Australia Trade Deal “gross betrayal of Welsh farmers”, says Plaid


(Image: Gwalia)

Plaid Cymru's Spokesperson for Agriculture and Rural Affairs, Cefin Campbell MS, has blasted the Australia Trade Deal as “environmentally illiterate” and a “gross betrayal of Welsh farmers.”


Writing in the Sunday Times, Mr Campbell said there is a “real risk” that an influx of cheaper Australian beef and lamb into UK markets would undercut domestic produce.


Mr Campbell says that not only does the Australia deal “make little economic sense, it is also environmentally illiterate.” He also pointed out that much of Cymru's imported beef came from Éire, just 50 miles away, whereas meat will now have to travel 10,000 miles.


Mr Campbell has called for an official ‘Made in Wales’ brand to help promote Welsh consumption of Welsh produced goods and services.


The calls have been made ahead of the Royal Welsh Agricultural Show, which once again has been reduced to a virtual offering.


Plaid Cymru’s Spokesperson for Agriculture and Rural Affairs, Cefin Campbell MS, said: “With summer upon us, rural communities up and down the country would ordinarily be preparing for weeks of shows and fairs, but events of recent months and years has left this period feeling ever more like a harsh winter.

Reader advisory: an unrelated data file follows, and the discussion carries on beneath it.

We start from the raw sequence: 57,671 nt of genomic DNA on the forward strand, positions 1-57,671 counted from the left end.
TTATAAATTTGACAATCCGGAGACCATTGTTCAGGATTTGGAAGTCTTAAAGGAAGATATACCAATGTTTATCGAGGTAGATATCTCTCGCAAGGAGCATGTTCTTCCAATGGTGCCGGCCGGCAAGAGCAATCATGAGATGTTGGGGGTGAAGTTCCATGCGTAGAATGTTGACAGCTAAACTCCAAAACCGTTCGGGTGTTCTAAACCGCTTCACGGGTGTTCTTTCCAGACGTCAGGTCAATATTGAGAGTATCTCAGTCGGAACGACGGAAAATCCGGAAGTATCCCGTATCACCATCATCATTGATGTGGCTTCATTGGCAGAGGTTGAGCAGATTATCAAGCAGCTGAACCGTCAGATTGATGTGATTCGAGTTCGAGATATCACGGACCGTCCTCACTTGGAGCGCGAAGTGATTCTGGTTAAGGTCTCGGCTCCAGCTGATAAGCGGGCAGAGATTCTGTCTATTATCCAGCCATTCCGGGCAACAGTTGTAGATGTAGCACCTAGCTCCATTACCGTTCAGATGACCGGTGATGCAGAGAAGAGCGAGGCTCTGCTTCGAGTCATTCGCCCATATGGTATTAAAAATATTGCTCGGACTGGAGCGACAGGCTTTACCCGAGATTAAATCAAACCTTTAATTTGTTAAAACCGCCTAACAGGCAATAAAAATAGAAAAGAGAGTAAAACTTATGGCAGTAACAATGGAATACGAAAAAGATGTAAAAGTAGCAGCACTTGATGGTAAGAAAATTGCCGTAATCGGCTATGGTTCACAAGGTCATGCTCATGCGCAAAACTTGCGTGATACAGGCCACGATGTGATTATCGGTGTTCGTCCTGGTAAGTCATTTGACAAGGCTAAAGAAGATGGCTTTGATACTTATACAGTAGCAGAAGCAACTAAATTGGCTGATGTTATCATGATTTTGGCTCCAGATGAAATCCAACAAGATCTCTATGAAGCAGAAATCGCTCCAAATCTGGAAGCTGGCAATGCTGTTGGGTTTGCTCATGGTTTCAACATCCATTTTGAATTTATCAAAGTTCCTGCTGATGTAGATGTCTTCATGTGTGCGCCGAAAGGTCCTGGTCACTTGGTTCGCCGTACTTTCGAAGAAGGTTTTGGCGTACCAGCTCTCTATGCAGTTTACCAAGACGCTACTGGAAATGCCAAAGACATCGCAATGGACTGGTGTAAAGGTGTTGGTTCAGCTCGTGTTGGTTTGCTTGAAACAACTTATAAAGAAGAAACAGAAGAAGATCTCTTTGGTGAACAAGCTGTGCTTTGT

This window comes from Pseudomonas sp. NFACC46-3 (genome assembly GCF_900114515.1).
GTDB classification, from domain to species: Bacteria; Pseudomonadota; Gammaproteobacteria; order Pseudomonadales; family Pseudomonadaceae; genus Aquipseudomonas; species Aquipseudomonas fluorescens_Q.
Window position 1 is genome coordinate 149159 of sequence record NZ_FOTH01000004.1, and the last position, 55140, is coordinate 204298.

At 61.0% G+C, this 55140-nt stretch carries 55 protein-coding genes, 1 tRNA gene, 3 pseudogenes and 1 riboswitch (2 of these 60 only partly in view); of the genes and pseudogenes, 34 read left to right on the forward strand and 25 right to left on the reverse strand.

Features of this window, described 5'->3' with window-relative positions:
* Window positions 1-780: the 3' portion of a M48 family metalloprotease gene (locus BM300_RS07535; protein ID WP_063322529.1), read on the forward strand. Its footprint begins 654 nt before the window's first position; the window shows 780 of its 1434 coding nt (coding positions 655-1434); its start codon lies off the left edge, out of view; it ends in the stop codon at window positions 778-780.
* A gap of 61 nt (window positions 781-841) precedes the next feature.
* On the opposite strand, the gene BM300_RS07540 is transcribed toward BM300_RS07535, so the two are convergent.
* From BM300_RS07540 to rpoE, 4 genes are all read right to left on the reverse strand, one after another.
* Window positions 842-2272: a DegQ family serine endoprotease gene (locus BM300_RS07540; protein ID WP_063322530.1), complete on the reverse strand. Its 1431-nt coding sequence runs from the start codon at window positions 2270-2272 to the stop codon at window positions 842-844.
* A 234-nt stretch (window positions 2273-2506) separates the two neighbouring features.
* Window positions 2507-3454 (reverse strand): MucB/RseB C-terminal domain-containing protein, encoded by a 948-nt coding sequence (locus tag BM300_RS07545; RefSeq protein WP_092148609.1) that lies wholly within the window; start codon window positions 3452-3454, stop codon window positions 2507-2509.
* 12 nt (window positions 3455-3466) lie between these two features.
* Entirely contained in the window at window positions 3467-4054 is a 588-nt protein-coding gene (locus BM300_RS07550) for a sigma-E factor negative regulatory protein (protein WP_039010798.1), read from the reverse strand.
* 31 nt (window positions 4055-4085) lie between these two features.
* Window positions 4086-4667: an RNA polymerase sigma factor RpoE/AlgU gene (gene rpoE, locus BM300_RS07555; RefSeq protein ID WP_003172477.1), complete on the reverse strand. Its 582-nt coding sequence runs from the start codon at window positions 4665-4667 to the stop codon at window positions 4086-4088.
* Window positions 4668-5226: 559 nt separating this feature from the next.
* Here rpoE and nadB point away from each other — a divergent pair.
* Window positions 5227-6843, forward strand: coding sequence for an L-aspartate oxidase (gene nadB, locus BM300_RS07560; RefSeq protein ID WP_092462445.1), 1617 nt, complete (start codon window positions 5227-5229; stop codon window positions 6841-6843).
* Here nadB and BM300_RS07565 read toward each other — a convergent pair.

“It is clear that the rural way of life and those earning a living from the land face threats from all directions – be that from the pandemic, Brexit, climate change or the uncertainty caused by the imminent Welsh Labour Government Agriculture Bill.


“I firmly believe that Wales’ agricultural sector holds huge potential. Producing some of the highest quality food and drink in the world, Plaid Cymru has long been an advocate of incentivising businesses to source locally, shortening the supply chain and creating jobs by boosting procurement levels.


“That’s why I am calling for a ‘Made in Wales’ official brand to help Welsh people identify the produce that has been made here. Rather than allow shoddily struck Tory deals to inundate our shops and supermarkets with cheap, low-quality produce, we can sell our best food and drink to the world to the benefit, rather than the detriment, of our farmers.”